How Isiolo farmer is making a kill from ornamental birds
Tuesday, June 22nd, 2021 00:00 | 3 mins read
Japhet Mwenda rears d ifferent varieties of the landscaping animals for commercial purposes, a venture that earns him up to Sh100,000 a month.
It is a hot sunny afternoon when I arrive at the home of Japhet Mwenda Ichaba at Kulamawe, in the outskirts of Isiolo town, Isiolo county.
Not even the scorching sun can stop his efforts as I find him busy tending to his birds, which are well kept in their cubicles.
A father of two, Ichaba is the proprietor of Smart Link Farm situated in the county, which he founded 10 years ago and has mainly specialised in chicken and ornamental bird farming.
“I decided to venture into this type of farming because the birds only occupy a small space and are easy to feed and take care of.
They also do not require a lot of feeds and can be fed on chicken feeds,” says Ichaba.
The variety of birds kept at his farm, include chicken mainly the silkish bantam, sultan bantam and satin bantam varieties, a variety of exotic ducks, which include pekin, muscovy, Indian runner and black Swedish, geese, guinea fowl (guinea hen) and quails.
At the farm, Ichaba currently has more than 300 bird species.
“Sometimes the number is higher than that. In fact, I just sold some recently.
Many people have come to love them, not only for their eggs and meat, but also because they beautify the landscape,” Ichaba says.
He has built a large poultry house, which he has partitioned into various cubicles and keeps each variety of birds in their own cubicle.
“It’s better to keep them according to their types and sizes since there are birds that feed more than others.
I started off with only 50 birds, a pair for each variety, and today they have increased in number,” he says.
To ensure that the birds thrive well, Ichaba keeps the poultry house clean, feeds and water are placed in clean containers and he makes sure they are vaccinated accordingly as they grow to ensure longevity.
“In the first week after they are hatched, we give them the vaccine, but before they are vaccinated we give them multivitamins to help them become strong and develop well.
We vaccinate them again after 14 days and 21 days, and after one month they are usually strong enough to fight against any disease that may affect them, such as Newcastle, Fowl Pox and other bacterial infections.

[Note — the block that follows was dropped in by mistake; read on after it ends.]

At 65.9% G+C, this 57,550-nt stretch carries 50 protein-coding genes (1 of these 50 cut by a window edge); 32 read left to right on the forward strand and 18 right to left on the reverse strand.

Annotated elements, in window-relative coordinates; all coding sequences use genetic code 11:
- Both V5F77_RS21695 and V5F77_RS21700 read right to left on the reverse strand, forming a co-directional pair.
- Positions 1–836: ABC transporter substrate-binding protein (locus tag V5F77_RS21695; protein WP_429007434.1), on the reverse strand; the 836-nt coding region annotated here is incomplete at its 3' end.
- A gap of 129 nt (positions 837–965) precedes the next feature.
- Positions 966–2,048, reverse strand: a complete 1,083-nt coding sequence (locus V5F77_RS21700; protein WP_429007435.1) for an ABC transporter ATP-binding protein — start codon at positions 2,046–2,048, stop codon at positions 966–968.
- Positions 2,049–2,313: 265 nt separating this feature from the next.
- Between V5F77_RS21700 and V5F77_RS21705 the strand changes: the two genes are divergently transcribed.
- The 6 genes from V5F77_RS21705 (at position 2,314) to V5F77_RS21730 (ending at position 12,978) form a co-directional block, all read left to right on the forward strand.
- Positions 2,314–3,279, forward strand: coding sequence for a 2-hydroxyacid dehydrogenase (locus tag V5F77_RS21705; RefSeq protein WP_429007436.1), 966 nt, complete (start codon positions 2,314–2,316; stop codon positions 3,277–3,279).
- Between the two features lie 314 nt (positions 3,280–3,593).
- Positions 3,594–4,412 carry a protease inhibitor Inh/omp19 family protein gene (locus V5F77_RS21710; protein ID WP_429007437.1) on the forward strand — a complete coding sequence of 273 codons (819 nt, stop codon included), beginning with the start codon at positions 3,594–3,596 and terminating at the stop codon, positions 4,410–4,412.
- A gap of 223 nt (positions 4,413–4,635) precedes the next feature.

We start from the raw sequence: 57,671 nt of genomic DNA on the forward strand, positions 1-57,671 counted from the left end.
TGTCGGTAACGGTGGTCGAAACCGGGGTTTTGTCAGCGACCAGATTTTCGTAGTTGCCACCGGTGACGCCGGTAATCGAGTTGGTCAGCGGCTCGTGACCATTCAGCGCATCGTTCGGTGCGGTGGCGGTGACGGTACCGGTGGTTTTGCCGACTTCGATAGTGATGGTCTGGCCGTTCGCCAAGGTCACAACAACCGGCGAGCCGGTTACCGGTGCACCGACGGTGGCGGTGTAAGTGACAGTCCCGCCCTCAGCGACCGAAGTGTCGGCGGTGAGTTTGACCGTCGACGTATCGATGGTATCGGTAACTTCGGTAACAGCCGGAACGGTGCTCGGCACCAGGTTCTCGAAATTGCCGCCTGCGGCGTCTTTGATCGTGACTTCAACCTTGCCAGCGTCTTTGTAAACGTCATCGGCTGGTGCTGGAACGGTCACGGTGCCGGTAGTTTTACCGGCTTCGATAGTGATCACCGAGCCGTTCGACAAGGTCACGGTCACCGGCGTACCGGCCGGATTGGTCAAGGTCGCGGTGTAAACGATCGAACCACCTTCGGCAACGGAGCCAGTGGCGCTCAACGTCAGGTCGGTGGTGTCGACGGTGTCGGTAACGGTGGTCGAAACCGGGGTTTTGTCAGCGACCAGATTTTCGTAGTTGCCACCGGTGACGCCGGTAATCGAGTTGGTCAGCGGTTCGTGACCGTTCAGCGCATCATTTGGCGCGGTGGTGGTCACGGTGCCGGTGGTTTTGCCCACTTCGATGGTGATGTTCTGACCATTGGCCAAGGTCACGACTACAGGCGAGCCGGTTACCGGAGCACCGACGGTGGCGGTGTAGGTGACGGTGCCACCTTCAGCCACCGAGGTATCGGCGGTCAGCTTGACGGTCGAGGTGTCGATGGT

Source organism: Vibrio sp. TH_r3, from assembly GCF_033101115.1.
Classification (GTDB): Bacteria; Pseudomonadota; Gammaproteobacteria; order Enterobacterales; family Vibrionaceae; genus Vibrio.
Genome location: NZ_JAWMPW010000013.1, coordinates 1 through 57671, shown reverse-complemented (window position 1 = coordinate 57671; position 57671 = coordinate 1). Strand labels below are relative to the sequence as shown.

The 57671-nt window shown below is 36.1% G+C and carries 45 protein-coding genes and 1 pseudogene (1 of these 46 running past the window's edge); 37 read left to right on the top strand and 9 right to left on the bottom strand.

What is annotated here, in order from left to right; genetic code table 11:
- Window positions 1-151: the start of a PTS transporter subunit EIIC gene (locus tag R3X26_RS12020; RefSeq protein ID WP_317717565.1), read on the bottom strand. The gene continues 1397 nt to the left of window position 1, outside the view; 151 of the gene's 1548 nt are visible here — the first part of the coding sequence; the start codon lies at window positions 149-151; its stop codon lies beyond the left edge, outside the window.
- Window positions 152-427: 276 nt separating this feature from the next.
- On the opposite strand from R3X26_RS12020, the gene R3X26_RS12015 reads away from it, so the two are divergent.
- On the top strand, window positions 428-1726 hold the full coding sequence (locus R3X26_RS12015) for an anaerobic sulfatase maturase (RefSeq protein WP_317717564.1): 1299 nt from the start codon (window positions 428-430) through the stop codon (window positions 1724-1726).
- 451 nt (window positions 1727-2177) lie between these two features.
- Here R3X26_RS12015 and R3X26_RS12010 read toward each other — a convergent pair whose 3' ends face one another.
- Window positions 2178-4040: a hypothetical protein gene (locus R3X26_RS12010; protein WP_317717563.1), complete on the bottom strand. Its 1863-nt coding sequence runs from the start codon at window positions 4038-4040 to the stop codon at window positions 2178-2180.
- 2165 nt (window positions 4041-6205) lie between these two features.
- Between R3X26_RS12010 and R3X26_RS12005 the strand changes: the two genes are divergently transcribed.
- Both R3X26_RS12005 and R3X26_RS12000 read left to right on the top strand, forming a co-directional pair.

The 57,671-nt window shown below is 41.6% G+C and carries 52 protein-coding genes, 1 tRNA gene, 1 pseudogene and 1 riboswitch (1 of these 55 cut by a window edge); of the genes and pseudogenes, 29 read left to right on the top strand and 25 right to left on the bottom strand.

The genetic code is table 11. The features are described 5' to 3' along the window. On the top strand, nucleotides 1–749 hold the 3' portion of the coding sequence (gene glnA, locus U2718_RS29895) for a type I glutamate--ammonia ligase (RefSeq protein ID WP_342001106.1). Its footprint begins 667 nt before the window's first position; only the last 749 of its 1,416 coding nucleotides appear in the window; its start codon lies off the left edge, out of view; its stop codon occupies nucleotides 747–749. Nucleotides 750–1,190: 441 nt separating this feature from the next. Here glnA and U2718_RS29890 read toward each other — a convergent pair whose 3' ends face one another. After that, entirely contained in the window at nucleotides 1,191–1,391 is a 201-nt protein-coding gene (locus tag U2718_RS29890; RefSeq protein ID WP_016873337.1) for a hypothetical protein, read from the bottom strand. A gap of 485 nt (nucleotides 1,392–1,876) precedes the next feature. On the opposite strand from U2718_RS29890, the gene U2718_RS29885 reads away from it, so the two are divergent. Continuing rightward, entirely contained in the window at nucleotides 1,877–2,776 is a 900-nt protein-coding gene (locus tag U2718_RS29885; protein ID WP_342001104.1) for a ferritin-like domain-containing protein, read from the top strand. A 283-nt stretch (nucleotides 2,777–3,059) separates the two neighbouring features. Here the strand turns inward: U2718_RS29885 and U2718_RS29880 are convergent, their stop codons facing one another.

The birds are fed on chick mash when they are still young and as they grow, they are introduced to layers mash.
Ichaba says keeping ornamental birds is quite profitable.
“In a good month, I get a profit of between Sh50,000 and Sh100,000 from the sale of the birds.
One egg of the exotic ducks is equivalent to two eggs of the ordinary chicken and costs between Sh200 and Sh250.
For the quails, one egg costs Sh30 while for the guinea fowls, each egg costs Sh100.
He sources the birds from different counties, such as Mombasa, Nairobi and Kisumu.
“For a variety of birds, we source them from Mombasa since they are imported from foreign counties, hence they have to go through the port.
For the Rouen ducks, we source them from farms in Nairobi and Kisumu,” Ichaba says.
According to him, the supply of the birds is lower than the demand since there is a growing demand for ornamental birds in Kenya, which has opened up more business opportunities for poultry farmers.
“Besides the local markets or referrals from friends, I also sell the birds through online platforms.
The secret for me is feeding them well and observing high hygiene standards, which have enabled me to get more buyers,” he explains.
Ichaba says the journey has, however, not been without its challenges.
“Sometimes a disease may strike affecting some birds, which may end up dying. Diseases that may affect the birds, especially chicken are normally unpredictable.
You can exercise all precautions, but before you vaccinate them you notice that they are already sick.
But since I started the venture and as the years went by and I gained more skills, I learnt how to keep diseases at bay by noticing any symptoms before the chicks actually get sick.
The second challenge has been the high price of feeds forcing farmers to look for other alternatives.
On the other hand, when he started the venture, the birds were being stolen or eaten by cats or other animals so I had to invest in dogs for the security of the farm.”
He has involved his family in his farming venture such that when he is not around, the birds are well taken care of.
Besides farming of ornamental birds, Ichaba also grows vegetables on another piece of land, which besides being sold in the local markets, are also used as feeds for the birds. He also feeds them on millet, sorghum and wheat.
He points out that ornamental birds are expensive hence if one wants to venture into this type of farming, they can start off with other birds, such as chicken and progress to the ornamental varieties.